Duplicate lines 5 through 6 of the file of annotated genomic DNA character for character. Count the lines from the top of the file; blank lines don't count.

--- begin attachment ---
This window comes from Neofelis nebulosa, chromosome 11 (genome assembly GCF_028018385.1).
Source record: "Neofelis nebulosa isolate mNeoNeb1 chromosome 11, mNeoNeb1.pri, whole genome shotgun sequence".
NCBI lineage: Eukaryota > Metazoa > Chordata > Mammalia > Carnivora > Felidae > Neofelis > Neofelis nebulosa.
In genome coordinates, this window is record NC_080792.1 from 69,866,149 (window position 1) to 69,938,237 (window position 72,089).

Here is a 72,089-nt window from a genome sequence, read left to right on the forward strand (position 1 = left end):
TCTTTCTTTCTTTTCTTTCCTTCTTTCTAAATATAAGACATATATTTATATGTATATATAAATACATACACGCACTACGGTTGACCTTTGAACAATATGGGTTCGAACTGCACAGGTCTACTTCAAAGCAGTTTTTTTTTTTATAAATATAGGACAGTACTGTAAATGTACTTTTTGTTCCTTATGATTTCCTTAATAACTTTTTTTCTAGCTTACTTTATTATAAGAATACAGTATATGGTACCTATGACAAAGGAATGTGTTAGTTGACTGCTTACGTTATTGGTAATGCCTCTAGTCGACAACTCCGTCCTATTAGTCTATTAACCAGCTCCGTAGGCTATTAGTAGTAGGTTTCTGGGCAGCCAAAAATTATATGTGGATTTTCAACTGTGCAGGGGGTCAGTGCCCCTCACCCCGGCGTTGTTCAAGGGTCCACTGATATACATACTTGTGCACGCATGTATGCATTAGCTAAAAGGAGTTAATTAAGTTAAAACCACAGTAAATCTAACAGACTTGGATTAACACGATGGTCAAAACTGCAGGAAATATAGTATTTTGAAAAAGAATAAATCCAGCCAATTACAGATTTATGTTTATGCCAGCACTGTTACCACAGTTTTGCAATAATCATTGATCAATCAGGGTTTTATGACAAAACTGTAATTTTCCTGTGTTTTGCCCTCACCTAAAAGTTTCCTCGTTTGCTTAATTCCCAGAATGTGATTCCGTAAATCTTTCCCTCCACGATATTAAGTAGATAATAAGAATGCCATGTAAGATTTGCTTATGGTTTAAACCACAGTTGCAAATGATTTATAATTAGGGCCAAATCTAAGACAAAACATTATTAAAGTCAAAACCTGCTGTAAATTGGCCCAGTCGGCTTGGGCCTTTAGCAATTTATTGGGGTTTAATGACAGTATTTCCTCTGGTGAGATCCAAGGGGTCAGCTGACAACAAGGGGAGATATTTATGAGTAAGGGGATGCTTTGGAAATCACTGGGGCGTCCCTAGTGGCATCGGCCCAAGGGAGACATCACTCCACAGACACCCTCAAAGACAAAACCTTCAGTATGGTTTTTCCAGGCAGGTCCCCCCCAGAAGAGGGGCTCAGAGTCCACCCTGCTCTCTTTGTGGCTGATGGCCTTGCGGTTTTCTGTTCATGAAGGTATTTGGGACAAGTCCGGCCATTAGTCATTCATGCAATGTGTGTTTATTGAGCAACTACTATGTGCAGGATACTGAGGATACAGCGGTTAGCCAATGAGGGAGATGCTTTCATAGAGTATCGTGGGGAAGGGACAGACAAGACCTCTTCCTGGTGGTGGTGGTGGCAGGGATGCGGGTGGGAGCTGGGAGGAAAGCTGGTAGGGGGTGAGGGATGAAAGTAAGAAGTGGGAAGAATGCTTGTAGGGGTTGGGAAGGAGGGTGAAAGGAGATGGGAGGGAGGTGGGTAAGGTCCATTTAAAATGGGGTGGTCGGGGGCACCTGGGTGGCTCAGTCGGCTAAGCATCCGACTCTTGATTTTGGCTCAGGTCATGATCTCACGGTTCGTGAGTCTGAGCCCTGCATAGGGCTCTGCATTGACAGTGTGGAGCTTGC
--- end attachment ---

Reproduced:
Here is a 72,089-nt window from a genome sequence, read left to right on the forward strand (position 1 = left end):
TCTTTCTTTCTTTTCTTTCCTTCTTTCTAAATATAAGACATATATTTATATGTATATATAAATACATACACGCACTACGGTTGACCTTTGAACAATATGGGTTCGAACTGCACAGGTCTACTTCAAAGCAGTTTTTTTTTTTATAAATATAGGACAGTACTGTAAATGTACTTTTTGTTCCTTATGATTTCCTTAATAACTTTTTTTCTAGCTTACTTTATTATAAGAATACAGTATATGGTACCTATGACAAAGGAATGTGTTAGTTGACTGCTTACGTTATTGGTAATGCCTCTAGTCGACAACTCCGTCCTATTAGTCTATTAACCAGCTCCGTAGGCTATTAGTAGTAGGTTTCTGGGCAGCCAAAAATTATATGTGGATTTTCAACTGTGCAGGGGGTCAGTGCCCCTCACCCCGGCGTTGTTCAAGGGTCCACTGATATACATACTTGTGCACGCATGTATGCATTAGCTAAAAGGAGTTAATTAAGTTAAAACCACAGTAAATCTAACAGACTTGGATTAACACGATGGTCAAAACTGCAGGAAATATAGTATTTTGAAAAAGAATAAATCCAGCCAATTACAGATTTATGTTTATGCCAGCACTGTTACCACAGTTTTGCAATAATCATTGATCAATCAGGGTTTTATGACAAAACTGTAATTTTCCTGTGTTTTGCCCTCACCTAAAAGTTTCCTCGTTTGCTTAATTCCCAGAATGTGATTCCGTAAATCTTTCCCTCCACGATATTAAGTAGATAATAAGAATGCCATGTAAGATTTGCTTATGGTTTAAACCACAGTTGCAAATGATTTATAATTAGGGCCAAATCTAAGACAAAACATTATTAAAGTCAAAACCTGCTGTAAATTGGCCCAGTCGGCTTGGGCCTTTAGCAATTTATTGGGGTTTAATGACAGTATTTCCTCTGGTGAGATCCAAGGGGTCAGCTGACAACAAGGGGAGATATTTATGAGTAAGGGGATGCTTTGGAAATCACTGGGGCGTCCCTAGTGGCATCGGCCCAAGGGAGACATCACTCCACAGACACCCTCAAAGACAAAACCTTCAGTATGGTTTTTCCAGGCAGGTCCCCCCCAGAAGAGGGGCTCAGAGTCCACCCTGCTCTCTTTGTGGCTGATGGCCTTGCGGTTTTCTGTTCATGAAGGTATTTGGGACAAGTCCGGCCATTAGTCATTCATGCAATGTGTGTTTATTGAGCAACTACTATGTGCAGGATACTGAGGATACAGCGGTTAGCCAATGAGGGAGATGCTTTCATAGAGTATCGTGGGGAAGGGACAGACAAGACCTCTTCCTGGTGGTGGTGGTGGCAGGGATGCGGGTGGGAGCTGGGAGGAAAGCTGGTAGGGGGTGAGGGATGAAAGTAAGAAGTGGGAAGAATGCTTGTAGGGGTTGGGAAGGAGGGTGAAAGGAGATGGGAGGGAGGTGGGTAAGGTCCATTTAAAATGGGGTGGTCGGGGGCACCTGGGTGGCTCAGTCGGCTAAGCATCCGACTCTTGATTTTGGCTCAGGTCATGATCTCACGGTTCGTGAGTCTGAGCCCTGCATAGGGCTCTGCATTGACAGTGTGGAGCTTGC